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We have just received the copy of an Act of the British Parliament passed in the present session whereby the town of Boston is treated in a manner the most ignominious, cruel, and unjust. The Parliament have taken upon them, from the representations of our governor and other persons inimical to and deeply prejudiced against the inhabitants, to try, condemn, and by an Act to punish them, unheard; which would have been in violation of natural justice even if they had an acknowledged jurisdiction. They have ordered our port to be entirely shut up, leaving us barely so much of the means of subsistence as to keep us from perishing with cold and hunger; and it is said that [a] fleet of British ships of war is to block up our harbour until we shall make restitution to the East India Company for the loss of their tea, which was destroyed therein the winter past, obedience is paid to the laws and authority of Great Britain, and the revenue is duly collected. This Act fills the inhabitants with indignation. The more thinking part of those who have hitherto been in favour of the measures of the British government look upon it as not to have been expected even from a barbarous state. This attack, though made immediately upon us, is doubtless designed for every other colony who will not surrender their sacred rights and liberties into the hands of an infamous ministry. Now therefore is the time when all should be united in opposition to this violation of the liberties of all. Their grand object is to divide the colonies. We are well informed that another bill is to be brought into Parliament to distinguish this from the other colonies by repealing some of the Acts which have been complained of and ease the American trade; but be assured, you will be called upon to surrender your rights if ever they should succeed in their attempts to suppress the spirit of liberty here. The single question then is, whether you consider Boston as now suffering in the common cause, and sensibly feel and resent the injury and affront offered to here If you do (and we cannot believe otherwise), may we not from your approbation of our former conduct in defense of American liberty, rely on your suspending your trade with Great Britain at least, which it is acknowledged, will be a great but necessary sacrifice to the cause of liberty and will effectually defeat the design of this act of revenge. If this should be done, you will please to consider it will be, though a voluntary suffering, greatly short of what we are called to endure under the immediate hand of tyranny.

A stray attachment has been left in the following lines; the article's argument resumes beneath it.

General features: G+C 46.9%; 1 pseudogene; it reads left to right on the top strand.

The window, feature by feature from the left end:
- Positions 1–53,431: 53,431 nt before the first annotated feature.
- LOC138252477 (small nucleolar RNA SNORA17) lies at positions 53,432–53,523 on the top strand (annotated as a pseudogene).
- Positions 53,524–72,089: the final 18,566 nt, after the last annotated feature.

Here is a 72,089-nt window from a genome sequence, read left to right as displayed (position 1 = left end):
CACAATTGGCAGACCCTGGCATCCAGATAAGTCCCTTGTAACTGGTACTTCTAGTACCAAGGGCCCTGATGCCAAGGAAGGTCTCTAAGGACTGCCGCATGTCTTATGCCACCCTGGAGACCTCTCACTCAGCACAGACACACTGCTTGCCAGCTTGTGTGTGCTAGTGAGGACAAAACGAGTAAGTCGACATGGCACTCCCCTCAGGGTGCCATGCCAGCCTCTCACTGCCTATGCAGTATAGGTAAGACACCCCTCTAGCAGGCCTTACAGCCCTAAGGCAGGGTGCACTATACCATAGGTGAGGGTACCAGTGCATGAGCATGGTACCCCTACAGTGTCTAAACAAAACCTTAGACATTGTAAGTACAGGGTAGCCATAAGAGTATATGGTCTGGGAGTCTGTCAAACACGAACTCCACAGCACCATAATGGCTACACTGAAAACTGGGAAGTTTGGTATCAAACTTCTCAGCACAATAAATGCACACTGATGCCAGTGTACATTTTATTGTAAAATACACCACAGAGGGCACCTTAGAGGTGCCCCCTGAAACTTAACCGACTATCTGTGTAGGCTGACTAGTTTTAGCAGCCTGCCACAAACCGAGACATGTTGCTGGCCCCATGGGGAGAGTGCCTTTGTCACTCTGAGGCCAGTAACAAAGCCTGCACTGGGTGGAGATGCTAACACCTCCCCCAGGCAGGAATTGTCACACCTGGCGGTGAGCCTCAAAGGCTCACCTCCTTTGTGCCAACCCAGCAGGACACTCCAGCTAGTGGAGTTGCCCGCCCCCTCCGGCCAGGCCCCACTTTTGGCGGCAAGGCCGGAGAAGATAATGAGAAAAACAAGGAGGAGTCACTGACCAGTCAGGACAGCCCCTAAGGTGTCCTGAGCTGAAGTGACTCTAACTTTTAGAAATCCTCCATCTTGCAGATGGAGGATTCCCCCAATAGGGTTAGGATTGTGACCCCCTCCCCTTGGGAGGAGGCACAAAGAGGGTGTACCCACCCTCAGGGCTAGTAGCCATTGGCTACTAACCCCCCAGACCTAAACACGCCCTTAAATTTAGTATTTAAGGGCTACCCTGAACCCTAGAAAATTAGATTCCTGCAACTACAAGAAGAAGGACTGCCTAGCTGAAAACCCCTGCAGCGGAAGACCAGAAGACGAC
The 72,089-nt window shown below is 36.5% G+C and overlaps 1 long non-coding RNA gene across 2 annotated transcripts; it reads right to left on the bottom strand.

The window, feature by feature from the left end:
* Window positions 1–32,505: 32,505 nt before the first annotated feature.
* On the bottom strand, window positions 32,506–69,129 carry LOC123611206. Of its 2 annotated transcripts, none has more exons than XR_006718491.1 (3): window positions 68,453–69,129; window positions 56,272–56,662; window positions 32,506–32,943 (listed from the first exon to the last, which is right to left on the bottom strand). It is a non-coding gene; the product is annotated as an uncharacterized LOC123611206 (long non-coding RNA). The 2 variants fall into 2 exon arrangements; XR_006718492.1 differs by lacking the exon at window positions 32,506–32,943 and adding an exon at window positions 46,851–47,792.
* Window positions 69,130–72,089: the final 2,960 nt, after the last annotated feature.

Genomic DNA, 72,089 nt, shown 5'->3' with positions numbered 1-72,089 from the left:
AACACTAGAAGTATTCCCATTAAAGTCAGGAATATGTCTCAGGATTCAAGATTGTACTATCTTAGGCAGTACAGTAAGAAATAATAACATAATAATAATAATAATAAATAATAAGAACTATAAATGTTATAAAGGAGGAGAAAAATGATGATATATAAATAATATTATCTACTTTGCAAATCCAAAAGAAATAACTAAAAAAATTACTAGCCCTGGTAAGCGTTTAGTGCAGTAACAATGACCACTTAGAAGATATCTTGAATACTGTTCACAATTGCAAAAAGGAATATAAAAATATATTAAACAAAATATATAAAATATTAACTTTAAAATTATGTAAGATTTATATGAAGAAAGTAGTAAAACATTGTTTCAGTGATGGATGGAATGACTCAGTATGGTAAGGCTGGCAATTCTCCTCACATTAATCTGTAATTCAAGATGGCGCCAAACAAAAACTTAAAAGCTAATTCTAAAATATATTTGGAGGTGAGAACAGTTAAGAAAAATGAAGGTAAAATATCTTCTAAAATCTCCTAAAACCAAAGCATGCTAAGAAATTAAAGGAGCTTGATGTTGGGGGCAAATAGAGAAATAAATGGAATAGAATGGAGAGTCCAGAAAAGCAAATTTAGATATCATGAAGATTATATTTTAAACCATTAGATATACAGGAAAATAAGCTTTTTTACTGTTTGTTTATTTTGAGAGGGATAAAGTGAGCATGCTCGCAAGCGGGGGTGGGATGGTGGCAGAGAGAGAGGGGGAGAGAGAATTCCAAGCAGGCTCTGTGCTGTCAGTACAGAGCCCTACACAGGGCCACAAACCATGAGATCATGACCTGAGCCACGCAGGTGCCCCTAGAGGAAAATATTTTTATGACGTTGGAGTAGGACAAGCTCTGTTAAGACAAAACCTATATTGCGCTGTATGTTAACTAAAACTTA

We desire your answer by the bearer; and after assuring you that, not in the least intimidated by this inhumane treatment, we are still determined to maintain to the utmost of our abilities the rights of America, we are, gentlemen,
Your friends and fellow countrymen.
The Writings of Samuel Adams
Collected and ed. by Harry Alonzo Cushing ...
New York [etc.] G.P. Putnam's Sons, 1904-08.